A plan of attack
Abstracts are fine, but at some point you must embrace current reality and start working with assets, markup and CSS in a manner that works with varied displays. Numerous techniques exist for production and application, depending on the content you’re working with. With raster images, Studholme recommends taking care to create content that divides easily and downsizes well, avoiding odd-pixel widths in x2 images. “Get familiar with scripting your image program to spit out the sizes you need, possibly in multiple formats to compare which is best for each size,” he says, adding that logos and favicons are a great place to start. With larger images, experiment with compression. “I’ve found an image compressing better in PNG at normal resolution and JPG at high resolutions,” notes Studholme; and as pixels are almost impossible to resolve on hi-res, you can often get away with heavier JPEG compression than when exporting for standard displays.(opens in new tab)
It’s also important to realise when to avoid using images entirely. Studholme says: “Text is always hi-res, so avoid text as images. Use CSS3 for bling like drop shadows. If you have monochrome vector-based images like icons, consider icon fonts or SVG. Best practices – such as designing from the content out, progressive enhancement and responsive web design – also give you a solid base.” Bjango director Marc Edwards warns to carefully test image output, though, rather than making assumptions: “Interface elements created entirely in CSS scale infinitely, but can be a performance bottleneck if overly complex. SVG is good for glyphs and icons, but being vector and drawn at runtime it can cause performance issues if the image is too elaborate. Image fonts have great browser support, but they’re difficult to create and maintain, and don’t offer pixel-level precision.”
For markup and CSS, Clarke first optimises site furniture using CSS background images and CSS3 media queries. This technique allows the browser to react to a device’s pixel density by serving the appropriate image. For inline images, Motto reckons you need more control, advocating using an <img> tag with a 50 per cent reduced width. This, he says, works especially well for logos. Essentially, you use a logo at double the size you want it to appear on the hi-res display, and define width and height values at half of its dimensions in CSS (using rules such as #container img).
Marquis has an opposing viewpoint regarding scripts, and advises exploring a few to see if they suit your purpose. For hi-res content images, he swears by Scott Jehl’s Picturefill, which “mimics the behaviour of the proposed <picture> element using standards-compliant markup and attributes”. Unlike many ‘standard versus hi-res’ solutions, Picturefill avoids a redundant request: “Rather than requesting the standard image and then optionally requesting the hi-res image, it only requests the image appropriate to the user’s context.” There’s also a branch that enables the user to define a site-wide preference, potentially satisfying the issue Zeldman mentioned earlier.
Additionally, Marquis reckons that the pain of preparing fallbacks for non-SVG browsers can be eradicated with Grunticon, a plug-in written for Ben Alman’s Grunt.js by Filament Group. Grunticon takes a directory of SVG icons and creates a stylesheet of in-lined SVG icons, a stylesheet of in-lined PNGs (for browsers that don’t support SVG but do support data URIs), and a stylesheet linking to a set of PNGs the old-fashioned way (for older versions of IE). “Having only used it in production a handful of times, I already can’t imagine going back to juggling sprite sheets,” enthuses Marquis.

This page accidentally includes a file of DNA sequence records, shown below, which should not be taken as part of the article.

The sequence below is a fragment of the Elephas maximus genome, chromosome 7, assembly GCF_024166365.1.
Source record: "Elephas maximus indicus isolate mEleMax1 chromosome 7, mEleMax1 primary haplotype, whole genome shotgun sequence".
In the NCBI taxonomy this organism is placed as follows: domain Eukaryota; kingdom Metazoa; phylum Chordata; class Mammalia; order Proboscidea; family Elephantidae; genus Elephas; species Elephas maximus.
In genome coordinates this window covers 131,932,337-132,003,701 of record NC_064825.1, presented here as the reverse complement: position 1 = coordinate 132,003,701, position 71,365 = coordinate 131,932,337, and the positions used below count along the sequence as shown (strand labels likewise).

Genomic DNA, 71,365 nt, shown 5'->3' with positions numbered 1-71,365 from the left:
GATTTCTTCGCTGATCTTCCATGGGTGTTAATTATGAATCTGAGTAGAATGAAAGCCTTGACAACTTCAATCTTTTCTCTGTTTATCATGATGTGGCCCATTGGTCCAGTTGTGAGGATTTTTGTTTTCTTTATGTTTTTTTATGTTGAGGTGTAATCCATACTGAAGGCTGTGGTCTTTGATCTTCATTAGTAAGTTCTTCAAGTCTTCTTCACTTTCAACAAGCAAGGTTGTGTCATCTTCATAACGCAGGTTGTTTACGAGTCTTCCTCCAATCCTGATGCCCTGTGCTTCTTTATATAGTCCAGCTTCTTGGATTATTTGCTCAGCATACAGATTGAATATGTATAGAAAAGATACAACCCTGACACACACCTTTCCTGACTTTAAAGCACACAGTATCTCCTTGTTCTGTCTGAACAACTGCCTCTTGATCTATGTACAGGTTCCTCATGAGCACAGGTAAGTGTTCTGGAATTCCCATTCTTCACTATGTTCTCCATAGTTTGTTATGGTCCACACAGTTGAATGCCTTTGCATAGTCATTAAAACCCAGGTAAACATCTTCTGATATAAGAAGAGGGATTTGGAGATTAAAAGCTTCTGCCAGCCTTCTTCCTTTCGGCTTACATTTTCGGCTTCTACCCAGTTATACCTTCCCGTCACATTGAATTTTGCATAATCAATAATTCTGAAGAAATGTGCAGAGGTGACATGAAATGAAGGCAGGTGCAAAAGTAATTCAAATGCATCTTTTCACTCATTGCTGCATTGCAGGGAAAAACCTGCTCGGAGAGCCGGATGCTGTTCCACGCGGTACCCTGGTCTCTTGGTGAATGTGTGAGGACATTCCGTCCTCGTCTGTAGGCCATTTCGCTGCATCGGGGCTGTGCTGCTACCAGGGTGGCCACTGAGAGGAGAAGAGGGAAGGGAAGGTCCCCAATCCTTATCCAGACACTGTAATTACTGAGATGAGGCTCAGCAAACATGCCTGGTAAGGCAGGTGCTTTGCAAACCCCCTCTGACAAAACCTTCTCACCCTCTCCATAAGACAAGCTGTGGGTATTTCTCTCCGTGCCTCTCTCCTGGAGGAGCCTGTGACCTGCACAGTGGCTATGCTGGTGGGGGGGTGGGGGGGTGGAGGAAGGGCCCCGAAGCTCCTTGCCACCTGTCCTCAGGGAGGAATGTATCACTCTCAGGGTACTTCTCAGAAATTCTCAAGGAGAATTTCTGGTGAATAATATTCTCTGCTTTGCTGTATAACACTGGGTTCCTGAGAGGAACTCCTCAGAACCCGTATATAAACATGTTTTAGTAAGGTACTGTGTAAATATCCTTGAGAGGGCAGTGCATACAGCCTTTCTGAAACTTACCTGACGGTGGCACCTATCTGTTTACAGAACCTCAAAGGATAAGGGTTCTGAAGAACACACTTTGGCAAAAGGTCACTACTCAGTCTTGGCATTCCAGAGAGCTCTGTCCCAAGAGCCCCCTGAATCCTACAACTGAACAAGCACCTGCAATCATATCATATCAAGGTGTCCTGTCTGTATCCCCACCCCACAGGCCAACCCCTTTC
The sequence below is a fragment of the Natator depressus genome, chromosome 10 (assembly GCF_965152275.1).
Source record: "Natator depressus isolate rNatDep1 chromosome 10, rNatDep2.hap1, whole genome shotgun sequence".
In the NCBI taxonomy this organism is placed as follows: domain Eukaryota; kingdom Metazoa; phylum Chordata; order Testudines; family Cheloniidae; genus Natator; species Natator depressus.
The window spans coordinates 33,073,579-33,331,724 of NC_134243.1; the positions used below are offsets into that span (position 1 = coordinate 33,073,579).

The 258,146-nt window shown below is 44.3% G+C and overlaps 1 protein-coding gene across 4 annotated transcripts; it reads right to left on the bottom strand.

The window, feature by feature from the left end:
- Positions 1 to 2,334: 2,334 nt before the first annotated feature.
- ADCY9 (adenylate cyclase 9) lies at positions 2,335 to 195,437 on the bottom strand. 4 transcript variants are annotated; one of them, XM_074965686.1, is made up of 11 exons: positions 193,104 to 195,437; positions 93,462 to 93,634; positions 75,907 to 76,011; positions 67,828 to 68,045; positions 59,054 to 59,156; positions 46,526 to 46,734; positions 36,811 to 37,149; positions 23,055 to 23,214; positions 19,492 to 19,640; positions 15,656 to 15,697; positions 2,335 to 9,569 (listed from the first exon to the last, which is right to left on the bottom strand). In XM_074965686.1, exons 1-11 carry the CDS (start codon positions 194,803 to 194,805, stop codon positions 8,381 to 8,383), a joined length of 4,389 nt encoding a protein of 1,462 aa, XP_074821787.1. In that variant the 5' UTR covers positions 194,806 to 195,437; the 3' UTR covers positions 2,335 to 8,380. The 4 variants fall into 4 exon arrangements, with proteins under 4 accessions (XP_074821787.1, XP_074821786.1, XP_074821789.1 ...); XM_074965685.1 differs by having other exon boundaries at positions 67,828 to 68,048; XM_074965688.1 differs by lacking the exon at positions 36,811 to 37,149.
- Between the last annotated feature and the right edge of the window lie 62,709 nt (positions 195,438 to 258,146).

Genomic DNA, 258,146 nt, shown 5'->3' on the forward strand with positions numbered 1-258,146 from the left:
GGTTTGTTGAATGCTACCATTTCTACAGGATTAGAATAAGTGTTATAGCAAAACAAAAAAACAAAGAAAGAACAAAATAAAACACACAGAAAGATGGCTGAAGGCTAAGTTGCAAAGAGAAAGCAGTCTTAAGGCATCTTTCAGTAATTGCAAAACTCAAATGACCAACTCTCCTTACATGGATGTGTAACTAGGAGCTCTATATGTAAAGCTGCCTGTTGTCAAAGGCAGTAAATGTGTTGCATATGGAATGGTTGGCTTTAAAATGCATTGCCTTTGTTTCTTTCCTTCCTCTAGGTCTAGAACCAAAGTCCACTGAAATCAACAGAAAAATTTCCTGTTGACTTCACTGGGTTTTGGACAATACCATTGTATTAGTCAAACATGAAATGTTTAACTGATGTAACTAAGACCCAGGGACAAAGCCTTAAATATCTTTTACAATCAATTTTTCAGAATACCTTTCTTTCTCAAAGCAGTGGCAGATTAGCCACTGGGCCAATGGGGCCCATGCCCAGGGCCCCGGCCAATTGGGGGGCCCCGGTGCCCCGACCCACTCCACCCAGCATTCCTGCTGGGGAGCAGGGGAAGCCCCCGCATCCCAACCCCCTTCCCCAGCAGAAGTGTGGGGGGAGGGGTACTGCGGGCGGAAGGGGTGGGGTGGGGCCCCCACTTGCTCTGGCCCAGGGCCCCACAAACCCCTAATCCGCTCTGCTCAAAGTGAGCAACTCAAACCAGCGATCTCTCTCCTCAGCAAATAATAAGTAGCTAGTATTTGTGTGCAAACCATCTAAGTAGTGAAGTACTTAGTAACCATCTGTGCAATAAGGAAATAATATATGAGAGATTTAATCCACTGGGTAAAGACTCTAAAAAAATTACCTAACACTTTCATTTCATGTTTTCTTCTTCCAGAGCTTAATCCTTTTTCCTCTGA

Spec to the future
In part, disagreements over technique and methods stem from the fact that standards are scrabbling to keep up with increasing resolutions. Few designers blame standards bodies and browser makers, but they still have wishlists. “We need an image format storage solution that would store many resolutions of an image, and the browser could pull the one it needs,” posits Schmitt. Emerson agrees, adding this could reduce sprite use, which he sees (alongside icon fonts) as a hack: “We abused background-position and display: none to reduce requests and provide one image rather than 100. I’d like to see a format that allows many images to be bundled into a single file, and gives each image a namespace so we can specify which image to use with something more friendly than background-position: 0, -100px. This could be a zip file containing a bunch of assets, and the namespace would be their filenames.”
There are also calls for browser intelligence related to network speed. “Eventually, we’ll head towards content negotiation where a browser decides what resolution of content it would prefer based on network and user preference – similar to video now – but we’ll have to muddle on for the time being,” reckons Studholme. And Black hopes the W3C will define an “absolute size for CSS, like the metre-long platinum bar in the French National Archives”. He recalls that “size weirdness on the web” began with Microsoft in the 1990s, and we gave up points for pixels. Now we’re moving to a point where we can’t predict the size of pixels.
We have the tools we have, however, and Riley’s advice is to use them and not worry too much about what may come several years down the line: “Most web projects have a short shelf life – a five-year-old site is practically ancient. But what if 3D is the next revolution? Or holograms? No one can anticipate what’s going to happen in one, three or five years.” Hi-res or otherwise, he thinks if a site suddenly doesn’t work under new constraints you’ll probably redesign it anyway, so just take advantage of what’s currently available."
This article first appeared in issue 235 of .net magazine – the world's best-selling magazine for web designers and developers.